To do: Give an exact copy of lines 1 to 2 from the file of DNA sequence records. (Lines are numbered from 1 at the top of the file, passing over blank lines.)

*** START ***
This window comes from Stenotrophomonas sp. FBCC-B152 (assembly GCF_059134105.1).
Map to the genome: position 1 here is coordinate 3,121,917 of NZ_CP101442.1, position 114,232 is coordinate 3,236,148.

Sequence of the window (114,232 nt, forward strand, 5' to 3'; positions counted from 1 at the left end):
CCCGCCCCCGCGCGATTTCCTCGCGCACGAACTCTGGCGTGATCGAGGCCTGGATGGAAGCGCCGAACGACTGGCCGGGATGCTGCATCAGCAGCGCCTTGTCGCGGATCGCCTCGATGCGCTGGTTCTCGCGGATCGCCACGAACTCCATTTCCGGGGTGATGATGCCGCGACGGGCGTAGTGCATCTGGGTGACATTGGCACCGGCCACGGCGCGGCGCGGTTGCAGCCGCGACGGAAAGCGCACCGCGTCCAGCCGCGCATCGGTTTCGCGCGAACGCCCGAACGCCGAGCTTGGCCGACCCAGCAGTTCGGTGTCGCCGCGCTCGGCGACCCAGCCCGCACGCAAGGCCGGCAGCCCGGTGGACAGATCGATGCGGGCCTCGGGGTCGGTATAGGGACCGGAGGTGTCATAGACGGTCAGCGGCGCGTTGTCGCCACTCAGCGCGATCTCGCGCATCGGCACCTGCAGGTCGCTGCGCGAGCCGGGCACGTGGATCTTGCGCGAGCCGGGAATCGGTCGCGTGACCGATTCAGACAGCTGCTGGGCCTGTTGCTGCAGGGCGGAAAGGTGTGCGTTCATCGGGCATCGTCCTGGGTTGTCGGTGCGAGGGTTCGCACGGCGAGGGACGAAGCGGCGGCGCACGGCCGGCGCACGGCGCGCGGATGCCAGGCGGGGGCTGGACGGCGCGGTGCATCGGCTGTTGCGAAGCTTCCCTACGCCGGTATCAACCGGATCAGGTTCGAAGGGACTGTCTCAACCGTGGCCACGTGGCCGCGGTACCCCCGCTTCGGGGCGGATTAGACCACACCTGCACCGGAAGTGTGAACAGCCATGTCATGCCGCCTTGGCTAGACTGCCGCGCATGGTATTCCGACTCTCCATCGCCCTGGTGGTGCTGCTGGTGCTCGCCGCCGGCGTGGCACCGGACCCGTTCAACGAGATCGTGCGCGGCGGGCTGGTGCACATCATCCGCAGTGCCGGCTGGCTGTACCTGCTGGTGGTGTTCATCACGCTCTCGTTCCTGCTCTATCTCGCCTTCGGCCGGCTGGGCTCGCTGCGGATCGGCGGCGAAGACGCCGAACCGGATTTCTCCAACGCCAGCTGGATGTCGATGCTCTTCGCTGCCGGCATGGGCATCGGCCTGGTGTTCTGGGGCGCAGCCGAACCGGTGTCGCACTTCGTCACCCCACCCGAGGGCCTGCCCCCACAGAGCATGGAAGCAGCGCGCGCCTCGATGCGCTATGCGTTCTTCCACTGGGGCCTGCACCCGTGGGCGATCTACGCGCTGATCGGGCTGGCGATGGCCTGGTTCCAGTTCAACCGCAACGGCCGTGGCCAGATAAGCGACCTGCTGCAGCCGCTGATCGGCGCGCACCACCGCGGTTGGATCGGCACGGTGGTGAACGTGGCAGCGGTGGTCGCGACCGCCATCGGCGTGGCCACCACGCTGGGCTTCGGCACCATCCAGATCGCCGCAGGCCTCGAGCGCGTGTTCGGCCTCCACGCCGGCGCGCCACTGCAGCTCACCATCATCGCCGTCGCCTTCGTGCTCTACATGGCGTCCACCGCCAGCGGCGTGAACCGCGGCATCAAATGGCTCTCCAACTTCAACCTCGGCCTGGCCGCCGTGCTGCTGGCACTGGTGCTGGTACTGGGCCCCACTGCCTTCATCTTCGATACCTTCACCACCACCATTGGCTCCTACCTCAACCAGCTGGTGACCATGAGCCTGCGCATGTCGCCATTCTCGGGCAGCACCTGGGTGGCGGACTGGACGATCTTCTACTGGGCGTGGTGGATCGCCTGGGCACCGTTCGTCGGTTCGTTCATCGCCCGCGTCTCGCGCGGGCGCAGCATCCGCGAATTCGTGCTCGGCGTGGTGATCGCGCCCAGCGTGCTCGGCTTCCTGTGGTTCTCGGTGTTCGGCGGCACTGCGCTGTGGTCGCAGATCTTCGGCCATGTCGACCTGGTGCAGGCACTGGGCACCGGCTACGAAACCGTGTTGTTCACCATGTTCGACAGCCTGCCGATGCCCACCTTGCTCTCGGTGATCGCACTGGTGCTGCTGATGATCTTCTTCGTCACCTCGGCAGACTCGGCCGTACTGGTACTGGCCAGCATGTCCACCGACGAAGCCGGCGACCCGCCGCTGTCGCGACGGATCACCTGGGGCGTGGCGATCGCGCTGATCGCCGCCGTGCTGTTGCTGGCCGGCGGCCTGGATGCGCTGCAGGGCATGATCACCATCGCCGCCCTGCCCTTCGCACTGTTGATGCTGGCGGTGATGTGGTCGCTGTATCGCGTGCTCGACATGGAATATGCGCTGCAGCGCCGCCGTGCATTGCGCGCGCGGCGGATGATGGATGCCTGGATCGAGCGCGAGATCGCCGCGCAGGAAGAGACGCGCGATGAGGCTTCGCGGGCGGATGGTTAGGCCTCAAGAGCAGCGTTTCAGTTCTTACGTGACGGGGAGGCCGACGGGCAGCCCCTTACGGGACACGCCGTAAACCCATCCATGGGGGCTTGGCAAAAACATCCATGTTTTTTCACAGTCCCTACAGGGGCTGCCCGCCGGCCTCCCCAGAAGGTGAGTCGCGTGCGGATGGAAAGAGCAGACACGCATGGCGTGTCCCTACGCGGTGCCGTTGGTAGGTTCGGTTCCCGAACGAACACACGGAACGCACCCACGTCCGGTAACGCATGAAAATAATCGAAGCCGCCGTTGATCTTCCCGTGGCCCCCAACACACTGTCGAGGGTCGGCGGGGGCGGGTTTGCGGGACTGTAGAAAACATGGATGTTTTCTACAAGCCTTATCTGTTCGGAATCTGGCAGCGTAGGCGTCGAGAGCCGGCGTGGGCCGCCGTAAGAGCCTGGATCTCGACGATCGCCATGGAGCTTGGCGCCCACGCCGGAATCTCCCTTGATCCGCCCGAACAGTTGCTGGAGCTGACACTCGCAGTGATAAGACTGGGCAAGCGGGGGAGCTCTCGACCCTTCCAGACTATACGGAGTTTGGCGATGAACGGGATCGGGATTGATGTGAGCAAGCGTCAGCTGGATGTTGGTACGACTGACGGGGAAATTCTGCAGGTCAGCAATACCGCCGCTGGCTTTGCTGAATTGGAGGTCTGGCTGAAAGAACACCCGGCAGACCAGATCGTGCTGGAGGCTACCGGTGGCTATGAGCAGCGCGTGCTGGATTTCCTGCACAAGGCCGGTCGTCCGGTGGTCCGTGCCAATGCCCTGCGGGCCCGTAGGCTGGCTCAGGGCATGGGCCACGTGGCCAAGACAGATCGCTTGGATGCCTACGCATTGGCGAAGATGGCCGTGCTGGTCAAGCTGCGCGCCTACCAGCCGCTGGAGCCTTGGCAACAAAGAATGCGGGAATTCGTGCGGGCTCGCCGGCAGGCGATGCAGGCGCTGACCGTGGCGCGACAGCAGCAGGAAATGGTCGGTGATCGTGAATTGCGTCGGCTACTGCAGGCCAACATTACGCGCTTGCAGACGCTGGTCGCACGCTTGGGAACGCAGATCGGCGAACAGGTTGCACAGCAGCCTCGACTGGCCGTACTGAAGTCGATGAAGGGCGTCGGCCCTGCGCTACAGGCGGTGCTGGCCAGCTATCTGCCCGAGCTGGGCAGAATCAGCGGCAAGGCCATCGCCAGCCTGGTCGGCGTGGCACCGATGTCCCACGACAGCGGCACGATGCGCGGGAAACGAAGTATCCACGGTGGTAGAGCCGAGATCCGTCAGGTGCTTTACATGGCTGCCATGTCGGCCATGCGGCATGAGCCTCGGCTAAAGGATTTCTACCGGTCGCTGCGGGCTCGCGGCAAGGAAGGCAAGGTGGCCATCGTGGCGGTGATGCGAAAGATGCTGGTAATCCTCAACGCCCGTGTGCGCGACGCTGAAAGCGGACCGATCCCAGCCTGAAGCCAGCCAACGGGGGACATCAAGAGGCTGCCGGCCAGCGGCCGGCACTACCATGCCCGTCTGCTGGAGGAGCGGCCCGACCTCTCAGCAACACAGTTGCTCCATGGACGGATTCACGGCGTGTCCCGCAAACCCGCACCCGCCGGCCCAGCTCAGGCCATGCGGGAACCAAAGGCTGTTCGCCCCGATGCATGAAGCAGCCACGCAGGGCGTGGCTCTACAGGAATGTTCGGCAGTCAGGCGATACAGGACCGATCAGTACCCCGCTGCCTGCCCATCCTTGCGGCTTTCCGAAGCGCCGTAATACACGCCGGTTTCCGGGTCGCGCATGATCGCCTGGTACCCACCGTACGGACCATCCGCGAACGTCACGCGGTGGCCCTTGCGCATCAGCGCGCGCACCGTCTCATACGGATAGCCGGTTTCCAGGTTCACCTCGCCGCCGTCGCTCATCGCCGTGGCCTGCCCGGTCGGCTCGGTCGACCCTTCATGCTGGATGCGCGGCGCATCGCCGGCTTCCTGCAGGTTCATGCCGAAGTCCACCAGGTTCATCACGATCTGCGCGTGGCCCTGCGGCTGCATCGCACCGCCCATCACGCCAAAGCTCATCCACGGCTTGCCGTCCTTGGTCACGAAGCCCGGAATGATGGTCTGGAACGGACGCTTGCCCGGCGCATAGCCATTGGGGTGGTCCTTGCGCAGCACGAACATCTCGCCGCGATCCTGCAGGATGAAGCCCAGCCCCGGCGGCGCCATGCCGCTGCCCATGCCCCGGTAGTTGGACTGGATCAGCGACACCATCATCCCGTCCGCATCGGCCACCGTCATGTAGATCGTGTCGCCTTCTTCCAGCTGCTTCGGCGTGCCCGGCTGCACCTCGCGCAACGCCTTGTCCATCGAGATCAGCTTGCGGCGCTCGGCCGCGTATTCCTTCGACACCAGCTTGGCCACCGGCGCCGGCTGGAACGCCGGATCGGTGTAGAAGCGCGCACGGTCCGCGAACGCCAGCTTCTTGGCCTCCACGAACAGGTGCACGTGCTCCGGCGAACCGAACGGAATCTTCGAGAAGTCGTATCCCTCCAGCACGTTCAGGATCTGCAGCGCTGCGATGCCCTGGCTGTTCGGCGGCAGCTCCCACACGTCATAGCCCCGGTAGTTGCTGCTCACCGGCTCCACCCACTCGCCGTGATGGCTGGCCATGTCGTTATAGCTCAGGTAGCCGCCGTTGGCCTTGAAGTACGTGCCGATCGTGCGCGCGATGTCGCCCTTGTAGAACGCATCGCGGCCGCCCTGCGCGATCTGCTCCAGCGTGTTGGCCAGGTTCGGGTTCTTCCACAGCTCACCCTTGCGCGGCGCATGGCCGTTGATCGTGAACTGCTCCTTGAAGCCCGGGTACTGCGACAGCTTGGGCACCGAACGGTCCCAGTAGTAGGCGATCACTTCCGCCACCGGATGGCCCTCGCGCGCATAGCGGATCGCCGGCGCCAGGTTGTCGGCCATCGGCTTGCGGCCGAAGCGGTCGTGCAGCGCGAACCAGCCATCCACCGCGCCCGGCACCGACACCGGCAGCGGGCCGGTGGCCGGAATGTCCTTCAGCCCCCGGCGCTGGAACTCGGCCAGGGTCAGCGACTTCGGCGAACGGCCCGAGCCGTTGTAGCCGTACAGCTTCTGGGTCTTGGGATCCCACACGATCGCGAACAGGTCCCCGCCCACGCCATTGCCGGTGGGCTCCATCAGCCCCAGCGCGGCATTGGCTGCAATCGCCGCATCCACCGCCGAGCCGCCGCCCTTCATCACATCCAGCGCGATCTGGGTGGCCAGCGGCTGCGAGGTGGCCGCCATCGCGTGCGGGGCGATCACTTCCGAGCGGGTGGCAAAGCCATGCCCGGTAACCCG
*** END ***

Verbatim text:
This window comes from Stenotrophomonas sp. FBCC-B152 (assembly GCF_059134105.1).
Map to the genome: position 1 here is coordinate 3,121,917 of NZ_CP101442.1, position 114,232 is coordinate 3,236,148.